Antiviral medications have been around since the 1960s in the form of pills, intravenous solutions, ointments and even eye drops. They exist for only a handful of viruses, including H.I.V., the herpes simplex viruses, hepatitis B and C viruses, influenza A and B, and now the coronavirus.
Tamiflu, one of the most well-known antivirals, can minimize flu symptoms and shorten the course of illness when taken within a few days of getting sick. It can also be used prophylactically (in nursing home residents, for example) to prevent viral spread during outbreaks. Other antiviral therapies, like those for H.I.V. and hepatitis C, can be taken chronically, even in the absence of symptoms, to prevent the disease from progressing and to curtail symptom flares.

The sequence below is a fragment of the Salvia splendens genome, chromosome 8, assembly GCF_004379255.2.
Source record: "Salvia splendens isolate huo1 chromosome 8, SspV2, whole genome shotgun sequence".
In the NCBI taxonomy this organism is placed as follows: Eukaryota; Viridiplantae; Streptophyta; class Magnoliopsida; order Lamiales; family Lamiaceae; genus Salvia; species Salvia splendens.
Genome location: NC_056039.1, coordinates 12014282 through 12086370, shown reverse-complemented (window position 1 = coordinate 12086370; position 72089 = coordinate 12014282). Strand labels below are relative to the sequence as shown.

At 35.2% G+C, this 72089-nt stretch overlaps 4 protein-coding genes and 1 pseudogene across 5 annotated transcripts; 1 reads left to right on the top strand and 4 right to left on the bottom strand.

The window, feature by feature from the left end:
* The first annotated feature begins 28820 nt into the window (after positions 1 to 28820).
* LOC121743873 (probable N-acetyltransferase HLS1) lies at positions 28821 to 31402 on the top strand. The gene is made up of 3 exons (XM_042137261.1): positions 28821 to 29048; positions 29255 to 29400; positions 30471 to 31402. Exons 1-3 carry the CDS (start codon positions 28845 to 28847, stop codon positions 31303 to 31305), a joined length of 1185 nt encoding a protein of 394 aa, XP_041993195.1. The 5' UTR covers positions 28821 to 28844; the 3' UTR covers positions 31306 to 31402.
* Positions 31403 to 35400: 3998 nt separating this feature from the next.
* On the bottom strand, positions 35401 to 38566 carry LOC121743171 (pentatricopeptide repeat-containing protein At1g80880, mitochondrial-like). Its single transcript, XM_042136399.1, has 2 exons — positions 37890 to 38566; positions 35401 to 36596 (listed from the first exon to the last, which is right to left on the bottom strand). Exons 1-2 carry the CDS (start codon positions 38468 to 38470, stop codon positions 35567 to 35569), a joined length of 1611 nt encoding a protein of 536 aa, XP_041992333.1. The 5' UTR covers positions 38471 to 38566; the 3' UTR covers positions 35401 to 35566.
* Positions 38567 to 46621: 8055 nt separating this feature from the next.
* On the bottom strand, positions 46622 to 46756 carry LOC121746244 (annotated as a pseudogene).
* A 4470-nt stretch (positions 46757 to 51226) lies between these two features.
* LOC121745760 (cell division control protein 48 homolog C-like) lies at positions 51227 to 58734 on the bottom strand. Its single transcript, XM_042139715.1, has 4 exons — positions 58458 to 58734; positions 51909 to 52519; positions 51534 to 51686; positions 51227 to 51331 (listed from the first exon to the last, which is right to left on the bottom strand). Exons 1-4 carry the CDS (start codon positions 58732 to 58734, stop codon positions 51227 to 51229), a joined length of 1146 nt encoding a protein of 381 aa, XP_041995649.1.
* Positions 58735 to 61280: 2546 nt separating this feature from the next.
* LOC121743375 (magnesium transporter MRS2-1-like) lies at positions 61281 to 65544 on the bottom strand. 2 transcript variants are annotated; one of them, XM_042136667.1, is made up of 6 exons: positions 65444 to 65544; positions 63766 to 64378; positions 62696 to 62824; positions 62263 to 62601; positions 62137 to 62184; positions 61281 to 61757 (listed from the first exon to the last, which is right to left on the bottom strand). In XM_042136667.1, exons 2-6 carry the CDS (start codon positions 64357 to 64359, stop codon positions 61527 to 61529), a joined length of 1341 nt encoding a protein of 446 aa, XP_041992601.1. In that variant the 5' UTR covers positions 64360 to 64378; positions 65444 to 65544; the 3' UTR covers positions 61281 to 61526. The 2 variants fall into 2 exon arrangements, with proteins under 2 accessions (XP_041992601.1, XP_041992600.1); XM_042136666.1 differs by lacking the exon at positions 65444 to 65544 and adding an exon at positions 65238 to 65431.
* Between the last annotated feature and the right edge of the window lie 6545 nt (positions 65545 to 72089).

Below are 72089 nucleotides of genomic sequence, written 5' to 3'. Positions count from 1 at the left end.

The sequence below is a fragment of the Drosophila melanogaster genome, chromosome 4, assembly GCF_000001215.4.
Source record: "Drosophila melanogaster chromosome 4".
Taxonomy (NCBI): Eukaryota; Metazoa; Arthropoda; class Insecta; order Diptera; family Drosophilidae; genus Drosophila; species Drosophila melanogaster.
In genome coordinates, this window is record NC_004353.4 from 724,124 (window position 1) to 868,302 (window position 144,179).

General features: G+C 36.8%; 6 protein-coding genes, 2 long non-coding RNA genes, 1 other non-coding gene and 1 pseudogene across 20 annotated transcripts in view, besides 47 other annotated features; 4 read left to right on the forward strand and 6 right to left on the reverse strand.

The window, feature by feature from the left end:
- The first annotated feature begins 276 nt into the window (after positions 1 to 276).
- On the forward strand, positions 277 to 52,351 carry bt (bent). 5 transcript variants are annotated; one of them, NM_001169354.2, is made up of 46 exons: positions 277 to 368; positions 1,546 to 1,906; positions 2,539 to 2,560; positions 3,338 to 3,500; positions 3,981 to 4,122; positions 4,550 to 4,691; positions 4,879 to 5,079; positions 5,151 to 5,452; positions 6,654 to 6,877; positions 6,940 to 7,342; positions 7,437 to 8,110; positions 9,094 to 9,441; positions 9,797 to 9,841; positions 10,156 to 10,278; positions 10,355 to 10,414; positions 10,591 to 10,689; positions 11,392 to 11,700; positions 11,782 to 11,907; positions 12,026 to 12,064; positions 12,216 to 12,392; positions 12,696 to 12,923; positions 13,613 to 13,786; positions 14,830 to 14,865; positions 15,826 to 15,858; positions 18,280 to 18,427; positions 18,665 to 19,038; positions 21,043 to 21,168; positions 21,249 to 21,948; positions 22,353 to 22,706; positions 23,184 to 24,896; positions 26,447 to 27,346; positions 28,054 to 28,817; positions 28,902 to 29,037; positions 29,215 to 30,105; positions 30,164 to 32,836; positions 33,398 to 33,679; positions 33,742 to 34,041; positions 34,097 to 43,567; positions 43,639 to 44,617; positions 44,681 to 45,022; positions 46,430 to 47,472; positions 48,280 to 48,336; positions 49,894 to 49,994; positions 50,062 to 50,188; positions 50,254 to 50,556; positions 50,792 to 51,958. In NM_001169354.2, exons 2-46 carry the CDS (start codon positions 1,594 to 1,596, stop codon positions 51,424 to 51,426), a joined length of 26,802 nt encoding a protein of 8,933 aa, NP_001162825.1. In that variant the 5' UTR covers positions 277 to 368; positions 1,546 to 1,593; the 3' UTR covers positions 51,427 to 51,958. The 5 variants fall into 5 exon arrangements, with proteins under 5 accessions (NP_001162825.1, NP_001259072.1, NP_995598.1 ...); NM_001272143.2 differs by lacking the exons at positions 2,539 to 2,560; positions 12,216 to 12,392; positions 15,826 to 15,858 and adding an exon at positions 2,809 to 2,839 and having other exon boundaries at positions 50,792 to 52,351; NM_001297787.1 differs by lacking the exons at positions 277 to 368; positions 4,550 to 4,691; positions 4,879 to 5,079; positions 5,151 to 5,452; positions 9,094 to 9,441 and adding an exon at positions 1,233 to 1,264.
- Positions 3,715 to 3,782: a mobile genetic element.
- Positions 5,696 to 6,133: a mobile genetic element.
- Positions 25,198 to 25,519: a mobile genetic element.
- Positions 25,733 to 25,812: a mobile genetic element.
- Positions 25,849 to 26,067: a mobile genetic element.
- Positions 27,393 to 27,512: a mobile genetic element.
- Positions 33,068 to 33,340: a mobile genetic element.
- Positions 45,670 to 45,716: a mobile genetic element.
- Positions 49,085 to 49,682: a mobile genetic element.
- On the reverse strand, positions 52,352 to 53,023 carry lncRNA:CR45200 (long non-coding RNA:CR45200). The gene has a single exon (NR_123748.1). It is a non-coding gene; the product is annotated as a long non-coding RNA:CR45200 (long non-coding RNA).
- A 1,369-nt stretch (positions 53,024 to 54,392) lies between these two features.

Most antivirals work by suppressing a virus’s ability to infect and multiply in your cells, said Dr. Rajesh Gandhi, an infectious diseases physician at Massachusetts General Hospital. This helps the body fight off an active infection by easing the symptoms and shortening the length of the illness.
But the exact way an antiviral does this depends on the treatment you use. Some antivirals prevent viruses from spreading to healthy cells by blocking the receptors on cell surfaces. Others inhibit the machinery that a virus needs to make copies of itself once it has already barged inside your cells. Because of this, it has been notoriously difficult for researchers to develop antiviral medicines that blunt viral replication without harming the human cells they hide inside, Dr. Gandhi said.